When our own words fail us, remember his
What does one say in the aftermath of a tragedy like the one we experienced in Newtown, Conn., last week? Silence seems to be a good alternative. There are no words that will make sense of a senseless act of violence. There is just shock and anger and fear in its aftermath.
It doesn’t matter whether or not we knew anyone in Newtown or had ever even been near that place, we are all part of a nation that is grieving deep loss and suffering intense heartbreak.
How does one talk about the coming joy of Christmas when we are made afraid by gunfire in the air (sometimes even in our own community) and we are stunned in the knowledge innocent blood has been spilled onto the ground? We might talk like Mary and Martha did when their brother Lazarus died. Jesus arrived four days later and the sisters said to him, “If you had been here Lord my brother would not have died.”
How does one talk of hope in this season of Advent now stained with human loss and deeply scarred by tragedy? We might talk as the prophet Zephaniah does — “The king of Israel is in your midst; you shall fear disaster no more ... do not fear and do not let your hands grow weak ... I will remove disaster from you.”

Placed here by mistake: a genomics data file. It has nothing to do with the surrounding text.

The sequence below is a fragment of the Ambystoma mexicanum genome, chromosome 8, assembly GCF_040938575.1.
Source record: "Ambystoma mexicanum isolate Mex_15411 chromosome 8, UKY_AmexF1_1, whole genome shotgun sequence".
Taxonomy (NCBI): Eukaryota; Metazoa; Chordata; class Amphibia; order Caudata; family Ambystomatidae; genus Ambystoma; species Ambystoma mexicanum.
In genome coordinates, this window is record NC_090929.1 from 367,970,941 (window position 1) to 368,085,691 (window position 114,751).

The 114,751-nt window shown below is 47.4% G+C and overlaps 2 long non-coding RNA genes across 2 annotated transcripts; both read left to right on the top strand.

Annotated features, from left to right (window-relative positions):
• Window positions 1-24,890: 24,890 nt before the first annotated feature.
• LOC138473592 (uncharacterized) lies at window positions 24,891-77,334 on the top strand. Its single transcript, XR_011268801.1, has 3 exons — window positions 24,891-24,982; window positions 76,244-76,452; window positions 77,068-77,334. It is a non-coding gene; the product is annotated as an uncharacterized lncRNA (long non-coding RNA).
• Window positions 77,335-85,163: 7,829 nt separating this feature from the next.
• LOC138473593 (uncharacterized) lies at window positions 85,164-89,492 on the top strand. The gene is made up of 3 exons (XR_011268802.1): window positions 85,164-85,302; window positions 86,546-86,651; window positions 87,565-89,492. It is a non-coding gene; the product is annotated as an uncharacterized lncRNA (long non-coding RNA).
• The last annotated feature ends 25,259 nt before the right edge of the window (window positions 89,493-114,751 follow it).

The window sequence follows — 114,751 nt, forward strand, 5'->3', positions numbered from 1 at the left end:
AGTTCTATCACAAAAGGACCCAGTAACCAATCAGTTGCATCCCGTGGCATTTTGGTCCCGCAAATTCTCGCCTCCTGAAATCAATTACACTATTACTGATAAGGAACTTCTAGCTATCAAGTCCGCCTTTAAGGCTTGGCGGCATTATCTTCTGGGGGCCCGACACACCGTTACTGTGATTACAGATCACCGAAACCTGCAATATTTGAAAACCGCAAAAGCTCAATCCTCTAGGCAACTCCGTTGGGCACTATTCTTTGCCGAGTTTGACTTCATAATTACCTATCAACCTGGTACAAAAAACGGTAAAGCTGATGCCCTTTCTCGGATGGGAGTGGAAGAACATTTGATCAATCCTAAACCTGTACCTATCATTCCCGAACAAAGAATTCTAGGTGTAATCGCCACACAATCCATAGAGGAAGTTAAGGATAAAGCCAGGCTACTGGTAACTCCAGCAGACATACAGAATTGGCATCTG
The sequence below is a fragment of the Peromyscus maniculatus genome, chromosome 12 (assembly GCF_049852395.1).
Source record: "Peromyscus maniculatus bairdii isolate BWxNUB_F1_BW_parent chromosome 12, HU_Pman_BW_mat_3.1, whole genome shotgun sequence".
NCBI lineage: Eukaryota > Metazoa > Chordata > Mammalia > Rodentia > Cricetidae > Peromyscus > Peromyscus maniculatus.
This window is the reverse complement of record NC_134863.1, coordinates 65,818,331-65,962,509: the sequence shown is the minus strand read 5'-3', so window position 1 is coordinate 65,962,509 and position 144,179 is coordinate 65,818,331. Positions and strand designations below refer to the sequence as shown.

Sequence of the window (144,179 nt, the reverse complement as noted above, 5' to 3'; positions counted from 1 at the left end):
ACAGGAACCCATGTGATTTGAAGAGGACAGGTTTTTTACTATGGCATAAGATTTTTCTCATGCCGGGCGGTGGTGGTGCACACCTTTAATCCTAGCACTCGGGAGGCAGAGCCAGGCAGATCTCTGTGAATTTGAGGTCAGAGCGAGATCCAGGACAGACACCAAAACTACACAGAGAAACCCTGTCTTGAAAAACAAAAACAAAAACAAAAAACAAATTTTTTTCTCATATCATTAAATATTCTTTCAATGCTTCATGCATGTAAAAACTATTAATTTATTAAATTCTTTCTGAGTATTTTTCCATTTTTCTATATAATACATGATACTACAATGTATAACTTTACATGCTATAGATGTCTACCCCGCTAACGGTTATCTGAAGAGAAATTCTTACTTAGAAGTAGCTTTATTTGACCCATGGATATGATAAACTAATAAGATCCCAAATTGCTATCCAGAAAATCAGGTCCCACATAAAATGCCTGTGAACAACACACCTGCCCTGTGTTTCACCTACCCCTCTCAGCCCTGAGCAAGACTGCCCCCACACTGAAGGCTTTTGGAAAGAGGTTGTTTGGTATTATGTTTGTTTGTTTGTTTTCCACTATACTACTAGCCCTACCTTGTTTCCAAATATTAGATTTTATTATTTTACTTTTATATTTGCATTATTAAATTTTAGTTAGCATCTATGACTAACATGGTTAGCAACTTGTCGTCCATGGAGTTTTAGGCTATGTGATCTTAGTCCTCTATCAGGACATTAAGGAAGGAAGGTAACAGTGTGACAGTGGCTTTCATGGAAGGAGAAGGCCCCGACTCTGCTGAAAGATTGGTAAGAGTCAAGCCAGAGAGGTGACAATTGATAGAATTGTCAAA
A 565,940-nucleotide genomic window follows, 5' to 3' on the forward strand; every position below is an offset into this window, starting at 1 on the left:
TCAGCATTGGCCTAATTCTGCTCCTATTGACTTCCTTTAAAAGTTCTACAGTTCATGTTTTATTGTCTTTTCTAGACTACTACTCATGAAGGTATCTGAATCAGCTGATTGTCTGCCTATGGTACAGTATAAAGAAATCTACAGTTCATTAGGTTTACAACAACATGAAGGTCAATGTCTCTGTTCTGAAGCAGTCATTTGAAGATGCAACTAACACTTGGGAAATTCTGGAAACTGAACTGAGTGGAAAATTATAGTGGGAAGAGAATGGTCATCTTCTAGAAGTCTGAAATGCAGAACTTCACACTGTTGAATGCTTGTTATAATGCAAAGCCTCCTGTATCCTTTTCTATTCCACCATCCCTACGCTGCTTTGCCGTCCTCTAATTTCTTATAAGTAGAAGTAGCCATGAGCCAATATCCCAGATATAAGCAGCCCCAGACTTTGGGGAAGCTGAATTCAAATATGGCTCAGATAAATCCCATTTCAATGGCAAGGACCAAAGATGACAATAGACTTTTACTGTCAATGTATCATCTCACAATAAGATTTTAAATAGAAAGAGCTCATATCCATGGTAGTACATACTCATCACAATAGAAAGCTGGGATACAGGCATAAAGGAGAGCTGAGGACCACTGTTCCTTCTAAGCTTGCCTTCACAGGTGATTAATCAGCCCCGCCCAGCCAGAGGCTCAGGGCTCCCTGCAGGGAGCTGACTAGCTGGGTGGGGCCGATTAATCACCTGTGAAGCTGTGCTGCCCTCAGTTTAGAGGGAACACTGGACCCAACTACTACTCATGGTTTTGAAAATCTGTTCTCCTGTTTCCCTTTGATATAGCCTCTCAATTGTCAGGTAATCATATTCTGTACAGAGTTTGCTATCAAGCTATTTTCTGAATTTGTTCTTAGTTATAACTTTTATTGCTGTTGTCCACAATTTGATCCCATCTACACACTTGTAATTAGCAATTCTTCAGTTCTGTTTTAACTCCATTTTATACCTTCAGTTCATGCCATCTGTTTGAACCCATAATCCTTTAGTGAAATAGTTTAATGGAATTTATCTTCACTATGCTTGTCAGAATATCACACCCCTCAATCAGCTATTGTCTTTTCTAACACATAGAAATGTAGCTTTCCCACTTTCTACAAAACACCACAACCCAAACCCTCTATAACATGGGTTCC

We might speak as the Apostle Paul does — “The Lord is near. Don’t worry about anything, but in everything by prayer and supplication with thanksgiving let your requests be made known to God. And the peace of God, which surpasses all understanding will guard your hearts and your minds in Christ Jesus.”
We might sing as Isaiah does — “Surely God is my salvation, I will trust and will not be afraid, for the Lord God is my strength and my might ... Shout aloud and sing for joy, O royal Zion, for great in your midst is the Holy One of Israel.”
The devil came to town at Sandy Hook Elementary School. Evil visited the community there. Yet, the Lord is near! A holy child is about to be born in the middle of a cold night in Bethlehem. And, for those who grieve today, the Lord is here! Jesus arrived and spoke a word bringing Lazarus out of the tomb. Yes, the Lord is in our midst!
How does one speak in the aftermath of tragedy? We speak as God speaks to us and in so doing the peace of God, which surpasses all understanding, will guard our hearts and minds in Christ Jesus. We can trust and not be afraid for the Lord God is our strength.